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Life is like a box of chocolates: you never know which one you’re going to get.

Let’s use this example to understand what a simile is:

  • simile is a phrase that uses a comparison to describe. For example, “life” can be described as similar to “a box of chocolates.”
  • You know you’ve spotted one when you see the words like or as in a comparison.
  • Similes are like metaphors. But metaphors aren’t the same as similes.
  • Similes are great for famous authors, public speakers, and folks who want to make their writing as exciting as a spontaneous show of fireworks.

What is a Simile?

Here’s a tip: A simile (SIM-uh-lee) is a type of figurative language that describes something by comparing it to something else with the words like or as.

Even if you don’t know the definition like the back of your hand, you’ve probably seen plenty of similes. For example:

I know that definition like the back of my hand. Those two are as different as night and day. He stood out like a sore thumb. That answer is as clear as mud. Grandpa has a memory like a sieve. The mouse is as dead as a doornail.
Here’s a tip: Need a trick to remember? Simile sounds a lot like similar. Similes compare similar things, with help from the words like or as.

More Simile Examples

Similes can make writing more colorful and interesting. If you don’t believe us, ask these famous writers.

William Shakespeare

O, she doth teach the torches to burn bright! Her beauty hangs upon the cheek of night,Like a rich jewel in an Ethiop’s ear…”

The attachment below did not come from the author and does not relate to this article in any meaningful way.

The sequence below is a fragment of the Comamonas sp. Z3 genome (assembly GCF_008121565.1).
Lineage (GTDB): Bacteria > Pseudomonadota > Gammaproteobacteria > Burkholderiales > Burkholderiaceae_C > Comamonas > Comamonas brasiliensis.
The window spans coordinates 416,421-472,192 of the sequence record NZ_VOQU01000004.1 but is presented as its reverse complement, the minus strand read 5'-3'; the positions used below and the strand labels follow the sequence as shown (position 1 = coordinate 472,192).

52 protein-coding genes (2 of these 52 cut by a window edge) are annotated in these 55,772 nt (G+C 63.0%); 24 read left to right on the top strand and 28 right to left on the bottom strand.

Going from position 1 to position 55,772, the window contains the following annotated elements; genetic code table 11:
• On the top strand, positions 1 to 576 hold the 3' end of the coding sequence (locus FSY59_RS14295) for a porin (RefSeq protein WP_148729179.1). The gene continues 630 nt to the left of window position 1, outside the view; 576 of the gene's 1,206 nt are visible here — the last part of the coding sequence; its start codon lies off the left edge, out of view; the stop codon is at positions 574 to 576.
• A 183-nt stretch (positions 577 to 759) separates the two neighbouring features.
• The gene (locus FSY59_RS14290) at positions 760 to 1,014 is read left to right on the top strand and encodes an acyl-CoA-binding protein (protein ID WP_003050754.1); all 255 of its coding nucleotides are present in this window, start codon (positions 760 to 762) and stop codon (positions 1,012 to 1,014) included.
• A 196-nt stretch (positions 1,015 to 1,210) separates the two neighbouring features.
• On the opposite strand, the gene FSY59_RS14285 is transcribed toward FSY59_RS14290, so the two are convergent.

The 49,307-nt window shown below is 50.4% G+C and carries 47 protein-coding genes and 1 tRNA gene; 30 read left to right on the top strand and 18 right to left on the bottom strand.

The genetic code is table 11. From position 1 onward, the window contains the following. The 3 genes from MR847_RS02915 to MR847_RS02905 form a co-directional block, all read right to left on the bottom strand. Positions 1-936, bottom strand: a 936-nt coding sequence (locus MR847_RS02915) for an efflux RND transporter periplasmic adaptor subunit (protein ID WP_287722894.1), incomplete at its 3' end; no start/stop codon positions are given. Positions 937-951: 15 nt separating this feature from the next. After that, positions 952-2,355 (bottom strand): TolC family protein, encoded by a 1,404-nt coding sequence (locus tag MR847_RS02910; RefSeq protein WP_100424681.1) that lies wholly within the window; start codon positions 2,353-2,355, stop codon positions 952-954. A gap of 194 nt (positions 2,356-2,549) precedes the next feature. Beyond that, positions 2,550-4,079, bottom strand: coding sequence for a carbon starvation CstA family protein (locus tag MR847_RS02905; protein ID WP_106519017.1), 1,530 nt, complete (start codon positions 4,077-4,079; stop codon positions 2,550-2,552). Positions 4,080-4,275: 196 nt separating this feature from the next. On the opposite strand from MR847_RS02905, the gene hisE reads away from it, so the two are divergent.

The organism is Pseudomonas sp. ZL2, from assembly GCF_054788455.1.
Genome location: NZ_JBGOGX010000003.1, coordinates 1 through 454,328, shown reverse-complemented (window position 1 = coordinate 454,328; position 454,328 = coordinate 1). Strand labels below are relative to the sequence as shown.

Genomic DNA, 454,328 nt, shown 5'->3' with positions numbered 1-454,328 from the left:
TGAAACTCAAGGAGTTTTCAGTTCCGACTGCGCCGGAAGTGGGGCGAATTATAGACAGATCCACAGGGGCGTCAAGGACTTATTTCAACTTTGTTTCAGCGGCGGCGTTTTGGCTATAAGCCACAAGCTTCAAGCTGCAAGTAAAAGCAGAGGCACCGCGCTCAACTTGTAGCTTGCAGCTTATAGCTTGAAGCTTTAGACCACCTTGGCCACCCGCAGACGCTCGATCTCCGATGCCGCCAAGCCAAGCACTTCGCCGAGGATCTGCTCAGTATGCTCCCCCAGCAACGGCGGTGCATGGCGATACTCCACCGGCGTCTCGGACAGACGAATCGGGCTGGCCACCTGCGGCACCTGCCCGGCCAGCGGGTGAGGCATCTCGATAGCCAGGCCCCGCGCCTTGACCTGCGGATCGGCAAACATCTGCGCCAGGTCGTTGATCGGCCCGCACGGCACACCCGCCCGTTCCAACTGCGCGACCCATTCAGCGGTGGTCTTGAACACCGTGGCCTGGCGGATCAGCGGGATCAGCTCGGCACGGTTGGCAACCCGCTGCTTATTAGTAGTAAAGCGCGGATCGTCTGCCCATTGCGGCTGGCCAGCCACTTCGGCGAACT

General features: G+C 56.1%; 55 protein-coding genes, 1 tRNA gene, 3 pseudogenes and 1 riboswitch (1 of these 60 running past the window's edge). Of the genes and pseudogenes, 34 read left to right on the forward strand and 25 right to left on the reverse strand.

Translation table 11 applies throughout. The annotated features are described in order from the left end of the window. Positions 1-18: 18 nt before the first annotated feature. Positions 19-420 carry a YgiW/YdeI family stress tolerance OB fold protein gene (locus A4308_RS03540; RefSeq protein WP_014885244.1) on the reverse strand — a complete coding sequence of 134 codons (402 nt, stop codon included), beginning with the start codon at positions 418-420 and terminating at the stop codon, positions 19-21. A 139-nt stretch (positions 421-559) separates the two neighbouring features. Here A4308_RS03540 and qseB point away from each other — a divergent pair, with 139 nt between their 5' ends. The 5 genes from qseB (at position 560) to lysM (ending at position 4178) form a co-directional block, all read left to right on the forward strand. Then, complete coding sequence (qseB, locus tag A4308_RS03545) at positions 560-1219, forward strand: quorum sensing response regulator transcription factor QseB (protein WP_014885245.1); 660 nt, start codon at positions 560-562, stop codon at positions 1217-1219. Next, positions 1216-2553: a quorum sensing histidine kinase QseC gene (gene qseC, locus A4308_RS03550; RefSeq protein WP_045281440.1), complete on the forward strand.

As a side note, the word “Ethiop” isn’t exactly politically correct. But Shakespeare didn’t know that when he used it to evoke Juliet’s jeweliness.

William Woodsworth

I wandered lonely as a cloud that floats on high o’er vales and hills.

That’s pretty lonely.

Langston Hughes

What happens to a dream deferred? Does it dry up Like a raisin in the sun? Or fester like a sore— And then run?

Don’t defer your dreams, folks. You don’t know what could happen to them.

Similes in Writing

The above examples represent the height of poetic creation. But similes also boost everyday writing by painting a vivid image in just a few words. Compare these sentences:

Lois walked across the room with purpose. Lois moved across the room like a warship sailing into battle.

The first sentence is relatively bland. But the simile in the second sentence invites the reader to imagine an old-fashioned warship sailing to battle: stately, determined, proud, perhaps with a hint of danger. It characterizes Lois as an imposing figure and hints that she’s planning something big once she gets to the other side of the room.

Simile vs. Metaphor

Here’s a tip: Similes and metaphors are both used to make comparisons or elucidate concepts, but they aren’t the same.

While a simile makes comparisons with help from like or as, a metaphor states outright that one thing is another thing. It’s important to understand the difference between a metaphor and simile.

To compare these forms of comparisons, here are some examples:

Life is like a box of chocolates. (Simile)

My life is an open book. (Metaphor)

That baby is as cute as a button! (Simile)

Baby, you’re a firework. (Metaphor)

Fun fact: Because they both make figurative comparisons, all similes are metaphors, but not all metaphors are similes. For the most part, keep like and as in mind if you’re on the hunt for similes, and you’ll be set.

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Mary Jane

Mary Jane Go has been teaching English for over 13 years. She believes that it is very important to learn English and learn it by heart. For her, it's always the right time for a dance party and that hanging out with friends is indispensable.

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